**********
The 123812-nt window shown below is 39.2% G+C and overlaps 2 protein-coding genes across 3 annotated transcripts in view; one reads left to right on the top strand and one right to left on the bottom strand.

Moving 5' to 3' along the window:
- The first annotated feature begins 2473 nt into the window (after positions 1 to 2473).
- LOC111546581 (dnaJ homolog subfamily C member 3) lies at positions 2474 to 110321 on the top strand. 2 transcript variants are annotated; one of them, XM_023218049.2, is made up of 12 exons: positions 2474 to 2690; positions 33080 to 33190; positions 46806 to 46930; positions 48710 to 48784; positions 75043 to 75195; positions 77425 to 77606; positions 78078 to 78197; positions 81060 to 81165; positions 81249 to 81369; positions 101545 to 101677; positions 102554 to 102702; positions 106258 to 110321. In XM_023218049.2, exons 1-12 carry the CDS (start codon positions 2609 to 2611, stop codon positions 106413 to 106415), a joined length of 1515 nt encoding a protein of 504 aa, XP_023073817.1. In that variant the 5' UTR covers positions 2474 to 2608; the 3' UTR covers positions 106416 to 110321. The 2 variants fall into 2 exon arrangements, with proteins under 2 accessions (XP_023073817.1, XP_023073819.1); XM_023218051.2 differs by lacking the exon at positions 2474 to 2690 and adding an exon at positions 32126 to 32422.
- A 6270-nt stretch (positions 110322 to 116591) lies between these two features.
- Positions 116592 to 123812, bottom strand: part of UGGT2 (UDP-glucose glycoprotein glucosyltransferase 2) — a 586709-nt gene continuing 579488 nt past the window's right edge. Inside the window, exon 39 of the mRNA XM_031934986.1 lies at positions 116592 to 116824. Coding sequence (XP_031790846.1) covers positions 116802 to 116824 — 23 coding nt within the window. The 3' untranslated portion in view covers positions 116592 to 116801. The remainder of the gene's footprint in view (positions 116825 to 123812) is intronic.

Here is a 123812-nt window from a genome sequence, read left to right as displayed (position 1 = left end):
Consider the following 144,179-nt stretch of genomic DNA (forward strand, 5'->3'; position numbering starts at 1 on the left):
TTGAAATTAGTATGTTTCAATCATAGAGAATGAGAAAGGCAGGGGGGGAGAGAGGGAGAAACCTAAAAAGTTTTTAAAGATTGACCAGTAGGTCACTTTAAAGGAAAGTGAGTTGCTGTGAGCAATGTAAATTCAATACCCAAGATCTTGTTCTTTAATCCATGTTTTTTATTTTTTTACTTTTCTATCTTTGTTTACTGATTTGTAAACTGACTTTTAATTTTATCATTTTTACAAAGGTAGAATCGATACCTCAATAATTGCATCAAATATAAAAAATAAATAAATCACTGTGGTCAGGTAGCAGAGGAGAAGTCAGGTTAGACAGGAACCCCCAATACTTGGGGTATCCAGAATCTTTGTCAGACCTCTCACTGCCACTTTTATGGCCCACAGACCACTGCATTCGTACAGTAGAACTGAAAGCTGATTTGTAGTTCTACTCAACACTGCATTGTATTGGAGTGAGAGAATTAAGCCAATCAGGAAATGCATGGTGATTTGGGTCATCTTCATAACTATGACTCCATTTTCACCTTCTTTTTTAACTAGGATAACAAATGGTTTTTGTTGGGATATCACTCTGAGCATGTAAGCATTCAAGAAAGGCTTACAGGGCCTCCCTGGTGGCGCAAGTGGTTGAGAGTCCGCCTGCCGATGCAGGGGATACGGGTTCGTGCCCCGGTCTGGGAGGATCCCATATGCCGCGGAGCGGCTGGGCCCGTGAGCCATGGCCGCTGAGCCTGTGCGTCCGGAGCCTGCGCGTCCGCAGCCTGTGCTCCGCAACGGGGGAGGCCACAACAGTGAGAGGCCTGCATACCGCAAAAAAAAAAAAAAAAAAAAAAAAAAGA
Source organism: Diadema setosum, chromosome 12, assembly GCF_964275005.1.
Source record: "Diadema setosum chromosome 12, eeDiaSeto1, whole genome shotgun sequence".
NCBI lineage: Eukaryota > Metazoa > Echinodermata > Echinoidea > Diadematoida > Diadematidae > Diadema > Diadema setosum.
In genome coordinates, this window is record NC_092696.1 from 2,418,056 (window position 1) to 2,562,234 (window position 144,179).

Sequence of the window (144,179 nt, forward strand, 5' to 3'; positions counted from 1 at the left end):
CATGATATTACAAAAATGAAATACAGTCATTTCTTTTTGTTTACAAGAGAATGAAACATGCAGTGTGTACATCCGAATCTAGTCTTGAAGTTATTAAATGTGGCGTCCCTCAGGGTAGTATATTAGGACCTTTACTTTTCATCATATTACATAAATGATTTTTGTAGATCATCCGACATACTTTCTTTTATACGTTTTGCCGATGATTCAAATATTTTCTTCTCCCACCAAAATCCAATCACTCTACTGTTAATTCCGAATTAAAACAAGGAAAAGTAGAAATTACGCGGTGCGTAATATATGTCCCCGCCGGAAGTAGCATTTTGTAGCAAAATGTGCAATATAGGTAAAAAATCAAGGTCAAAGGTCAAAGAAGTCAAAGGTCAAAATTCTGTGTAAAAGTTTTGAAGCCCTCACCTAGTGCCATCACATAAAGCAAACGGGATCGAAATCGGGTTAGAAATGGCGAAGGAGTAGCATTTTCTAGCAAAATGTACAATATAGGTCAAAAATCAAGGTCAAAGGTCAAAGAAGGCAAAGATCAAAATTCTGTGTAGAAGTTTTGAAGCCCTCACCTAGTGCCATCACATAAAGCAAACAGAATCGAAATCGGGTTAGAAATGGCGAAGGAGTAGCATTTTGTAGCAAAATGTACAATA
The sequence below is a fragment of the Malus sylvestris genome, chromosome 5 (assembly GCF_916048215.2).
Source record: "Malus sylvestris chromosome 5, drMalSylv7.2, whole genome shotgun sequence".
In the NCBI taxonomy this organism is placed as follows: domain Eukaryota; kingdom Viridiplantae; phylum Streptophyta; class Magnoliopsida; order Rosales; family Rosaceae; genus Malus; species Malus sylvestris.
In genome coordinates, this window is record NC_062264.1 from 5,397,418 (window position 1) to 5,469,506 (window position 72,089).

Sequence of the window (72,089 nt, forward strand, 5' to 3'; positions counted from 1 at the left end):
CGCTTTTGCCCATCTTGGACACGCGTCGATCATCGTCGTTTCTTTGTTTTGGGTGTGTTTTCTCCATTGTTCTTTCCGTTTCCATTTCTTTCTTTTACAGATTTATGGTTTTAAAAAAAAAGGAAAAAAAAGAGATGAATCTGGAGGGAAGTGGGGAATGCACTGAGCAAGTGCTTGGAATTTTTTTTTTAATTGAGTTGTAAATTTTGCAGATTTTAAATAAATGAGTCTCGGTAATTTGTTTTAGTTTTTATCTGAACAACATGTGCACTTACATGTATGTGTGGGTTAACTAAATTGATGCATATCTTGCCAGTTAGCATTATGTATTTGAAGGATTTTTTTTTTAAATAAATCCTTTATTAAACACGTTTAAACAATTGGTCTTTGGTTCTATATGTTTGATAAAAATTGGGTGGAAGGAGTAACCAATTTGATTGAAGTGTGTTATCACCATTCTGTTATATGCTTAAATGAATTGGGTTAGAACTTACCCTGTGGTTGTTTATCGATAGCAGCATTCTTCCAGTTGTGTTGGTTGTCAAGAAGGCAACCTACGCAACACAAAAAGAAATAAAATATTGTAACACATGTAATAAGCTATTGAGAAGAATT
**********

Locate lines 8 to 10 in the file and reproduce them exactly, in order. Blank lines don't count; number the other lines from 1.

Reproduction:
Consider the following 144,179-nt stretch of genomic DNA (forward strand, 5'->3'; position numbering starts at 1 on the left):
TTGAAATTAGTATGTTTCAATCATAGAGAATGAGAAAGGCAGGGGGGGAGAGAGGGAGAAACCTAAAAAGTTTTTAAAGATTGACCAGTAGGTCACTTTAAAGGAAAGTGAGTTGCTGTGAGCAATGTAAATTCAATACCCAAGATCTTGTTCTTTAATCCATGTTTTTTATTTTTTTACTTTTCTATCTTTGTTTACTGATTTGTAAACTGACTTTTAATTTTATCATTTTTACAAAGGTAGAATCGATACCTCAATAATTGCATCAAATATAAAAAATAAATAAATCACTGTGGTCAGGTAGCAGAGGAGAAGTCAGGTTAGACAGGAACCCCCAATACTTGGGGTATCCAGAATCTTTGTCAGACCTCTCACTGCCACTTTTATGGCCCACAGACCACTGCATTCGTACAGTAGAACTGAAAGCTGATTTGTAGTTCTACTCAACACTGCATTGTATTGGAGTGAGAGAATTAAGCCAATCAGGAAATGCATGGTGATTTGGGTCATCTTCATAACTATGACTCCATTTTCACCTTCTTTTTTAACTAGGATAACAAATGGTTTTTGTTGGGATATCACTCTGAGCATGTAAGCATTCAAGAAAGGCTTACAGGGCCTCCCTGGTGGCGCAAGTGGTTGAGAGTCCGCCTGCCGATGCAGGGGATACGGGTTCGTGCCCCGGTCTGGGAGGATCCCATATGCCGCGGAGCGGCTGGGCCCGTGAGCCATGGCCGCTGAGCCTGTGCGTCCGGAGCCTGCGCGTCCGCAGCCTGTGCTCCGCAACGGGGGAGGCCACAACAGTGAGAGGCCTGCATACCGCAAAAAAAAAAAAAAAAAAAAAAAAAAGA
Source organism: Diadema setosum, chromosome 12, assembly GCF_964275005.1.